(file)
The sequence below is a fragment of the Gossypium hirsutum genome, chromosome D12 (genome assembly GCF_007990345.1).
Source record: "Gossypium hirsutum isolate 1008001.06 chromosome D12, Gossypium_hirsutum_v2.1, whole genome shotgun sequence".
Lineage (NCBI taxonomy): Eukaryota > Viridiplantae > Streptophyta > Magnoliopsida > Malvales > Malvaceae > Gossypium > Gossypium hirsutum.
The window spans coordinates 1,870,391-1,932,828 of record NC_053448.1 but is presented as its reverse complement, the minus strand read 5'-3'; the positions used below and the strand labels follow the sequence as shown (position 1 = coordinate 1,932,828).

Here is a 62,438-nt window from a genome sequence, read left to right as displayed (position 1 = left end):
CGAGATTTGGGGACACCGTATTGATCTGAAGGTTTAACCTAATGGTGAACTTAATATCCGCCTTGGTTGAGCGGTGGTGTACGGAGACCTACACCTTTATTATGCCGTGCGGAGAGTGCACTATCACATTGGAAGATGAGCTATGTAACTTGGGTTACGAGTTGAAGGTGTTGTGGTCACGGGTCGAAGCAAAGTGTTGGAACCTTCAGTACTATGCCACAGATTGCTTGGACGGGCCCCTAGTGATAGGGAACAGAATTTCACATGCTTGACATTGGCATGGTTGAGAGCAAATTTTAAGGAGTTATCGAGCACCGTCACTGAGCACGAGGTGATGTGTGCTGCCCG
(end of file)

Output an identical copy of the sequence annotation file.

The sequence below is a fragment of the Gossypium hirsutum genome, chromosome D12 (genome assembly GCF_007990345.1).
Source record: "Gossypium hirsutum isolate 1008001.06 chromosome D12, Gossypium_hirsutum_v2.1, whole genome shotgun sequence".
Lineage (NCBI taxonomy): Eukaryota > Viridiplantae > Streptophyta > Magnoliopsida > Malvales > Malvaceae > Gossypium > Gossypium hirsutum.
The window spans coordinates 1,870,391-1,932,828 of record NC_053448.1 but is presented as its reverse complement, the minus strand read 5'-3'; the positions used below and the strand labels follow the sequence as shown (position 1 = coordinate 1,932,828).

Here is a 62,438-nt window from a genome sequence, read left to right as displayed (position 1 = left end):
CGAGATTTGGGGACACCGTATTGATCTGAAGGTTTAACCTAATGGTGAACTTAATATCCGCCTTGGTTGAGCGGTGGTGTACGGAGACCTACACCTTTATTATGCCGTGCGGAGAGTGCACTATCACATTGGAAGATGAGCTATGTAACTTGGGTTACGAGTTGAAGGTGTTGTGGTCACGGGTCGAAGCAAAGTGTTGGAACCTTCAGTACTATGCCACAGATTGCTTGGACGGGCCCCTAGTGATAGGGAACAGAATTTCACATGCTTGACATTGGCATGGTTGAGAGCAAATTTTAAGGAGTTATCGAGCACCGTCACTGAGCACGAGGTGATGTGTGCTGCCCG